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In the primary drying stage (Fig. 6) sublimation of the water mass in the vial is initiated by lowering the pressure. The water vapor is collected on a condenser, with a (substantially) lower temperature than the shelf with the vials. Sublimation costs energy (about 2500 kJ/gram ice). Temperature drops are avoided by the supply of heat from the shelf to the vial, so the shelf is heated during this stage.
Heat is transferred to the vial through (i) direct shelf-vial contact (conductance), (ii) radiation, and (iii) gas conduction (Fig. 8). Gas conduction depends on the pressure: if one selects relatively high gas pressures, heat transport is promoted because of a high conductivity. But, it reduces mass transfer, because of a low driving force: the pressure between equilibrium vapor pressure at the interface between the frozen mass/dried cake and the chamber pressure (Pikal, 1990a).
During the primary drying stage one transfers heat from the shelf through the vial bottom and the frozen mass to the interface frozen mass/dry powder, to keep the sublimation process going. During this drying stage the vial content should never reach or exceed the eutectic temperature or glass transition temperature range. Typically a safety margin of 2 C to 5 C is used, otherwise the cake will collapse. Collapse causes a strong reduction in sublimation rate and poor cake formation. Heat transfer resistance decreases during the drying process as the transport distance is reduced by the retreating interface. With the mass transfer resistance (transport of water vapor), however, the opposite occurs. Mass transfer resistance increases during the drying process as the dry cake becomes thicker.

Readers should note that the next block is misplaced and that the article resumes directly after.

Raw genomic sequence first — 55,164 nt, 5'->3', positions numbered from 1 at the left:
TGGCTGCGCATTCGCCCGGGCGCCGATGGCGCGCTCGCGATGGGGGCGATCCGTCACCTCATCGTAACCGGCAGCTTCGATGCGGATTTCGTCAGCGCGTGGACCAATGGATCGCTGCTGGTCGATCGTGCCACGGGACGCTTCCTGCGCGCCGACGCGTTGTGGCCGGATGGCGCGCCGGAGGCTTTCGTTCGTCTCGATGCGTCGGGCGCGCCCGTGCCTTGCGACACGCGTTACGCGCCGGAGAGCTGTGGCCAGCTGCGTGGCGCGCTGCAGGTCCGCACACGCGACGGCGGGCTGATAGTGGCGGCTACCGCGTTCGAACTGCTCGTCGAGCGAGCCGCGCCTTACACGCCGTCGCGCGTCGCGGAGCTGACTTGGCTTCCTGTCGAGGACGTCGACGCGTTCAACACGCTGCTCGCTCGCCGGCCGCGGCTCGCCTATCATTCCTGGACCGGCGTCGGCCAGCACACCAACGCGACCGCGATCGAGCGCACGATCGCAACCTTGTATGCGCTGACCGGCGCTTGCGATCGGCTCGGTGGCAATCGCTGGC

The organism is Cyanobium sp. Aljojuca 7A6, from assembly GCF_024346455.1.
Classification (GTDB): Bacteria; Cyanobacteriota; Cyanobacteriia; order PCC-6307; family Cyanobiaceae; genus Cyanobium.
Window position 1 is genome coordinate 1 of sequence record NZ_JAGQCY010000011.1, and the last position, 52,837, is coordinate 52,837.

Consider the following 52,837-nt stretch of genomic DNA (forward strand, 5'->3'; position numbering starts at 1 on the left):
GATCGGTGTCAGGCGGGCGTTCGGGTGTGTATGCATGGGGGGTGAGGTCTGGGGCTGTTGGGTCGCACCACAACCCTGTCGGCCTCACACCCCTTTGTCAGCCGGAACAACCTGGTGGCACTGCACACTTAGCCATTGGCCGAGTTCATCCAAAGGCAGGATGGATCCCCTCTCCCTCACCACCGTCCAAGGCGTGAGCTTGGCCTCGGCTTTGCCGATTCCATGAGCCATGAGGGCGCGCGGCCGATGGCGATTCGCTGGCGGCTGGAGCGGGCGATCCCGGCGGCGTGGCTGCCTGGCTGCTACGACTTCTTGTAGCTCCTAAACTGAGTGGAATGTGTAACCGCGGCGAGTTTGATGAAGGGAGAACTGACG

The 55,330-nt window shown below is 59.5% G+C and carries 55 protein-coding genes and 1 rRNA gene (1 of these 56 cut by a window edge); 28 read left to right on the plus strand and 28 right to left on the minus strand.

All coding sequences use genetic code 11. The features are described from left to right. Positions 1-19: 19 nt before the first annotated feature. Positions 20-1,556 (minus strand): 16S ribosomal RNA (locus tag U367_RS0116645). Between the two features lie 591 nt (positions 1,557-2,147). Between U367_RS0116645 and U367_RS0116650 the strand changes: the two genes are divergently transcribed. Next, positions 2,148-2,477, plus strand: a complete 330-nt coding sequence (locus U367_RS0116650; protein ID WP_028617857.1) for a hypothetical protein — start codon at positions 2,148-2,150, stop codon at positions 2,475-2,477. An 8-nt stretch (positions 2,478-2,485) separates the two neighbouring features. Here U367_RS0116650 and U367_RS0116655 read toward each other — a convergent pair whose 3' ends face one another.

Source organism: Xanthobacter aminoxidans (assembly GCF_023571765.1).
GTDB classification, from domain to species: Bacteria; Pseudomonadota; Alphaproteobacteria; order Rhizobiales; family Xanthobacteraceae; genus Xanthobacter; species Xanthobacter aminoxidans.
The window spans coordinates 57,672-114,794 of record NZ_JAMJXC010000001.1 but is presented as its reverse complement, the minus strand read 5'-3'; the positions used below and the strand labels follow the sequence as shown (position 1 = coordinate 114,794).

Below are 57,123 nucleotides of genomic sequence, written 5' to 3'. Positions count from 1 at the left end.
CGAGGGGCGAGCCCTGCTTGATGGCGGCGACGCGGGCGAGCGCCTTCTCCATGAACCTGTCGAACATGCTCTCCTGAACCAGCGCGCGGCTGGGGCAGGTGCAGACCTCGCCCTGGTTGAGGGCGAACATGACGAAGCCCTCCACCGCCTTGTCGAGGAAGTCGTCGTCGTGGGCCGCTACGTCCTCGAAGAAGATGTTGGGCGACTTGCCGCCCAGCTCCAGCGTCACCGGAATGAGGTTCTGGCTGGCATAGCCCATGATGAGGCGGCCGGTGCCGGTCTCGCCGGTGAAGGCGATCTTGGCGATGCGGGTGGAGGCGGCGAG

This situation makes it clear that parameters such as chamber pressure and shelf heating are not necessarily constant during the primary drying
process. They should be carefully chosen and adjusted as the drying process proceeds.
The eutectic temperature or glass transition temperature are parameters of great importance to develop a rationally designed freeze-drying protocol. Information about these parameters can be obtained by microscopic observation of the freeze-drying process, differential scanning calorimetry (DSC), or electrical resistance measurements.
An example of a DSC scan providing informa-tion on the Tg is presented in Figure 9 (Franks et al., 1991). The Tg heavily depends on the composition of the system: excipients and water content. Lowering the water content of an amorphous system causes the Tg to shift to higher temperatures.
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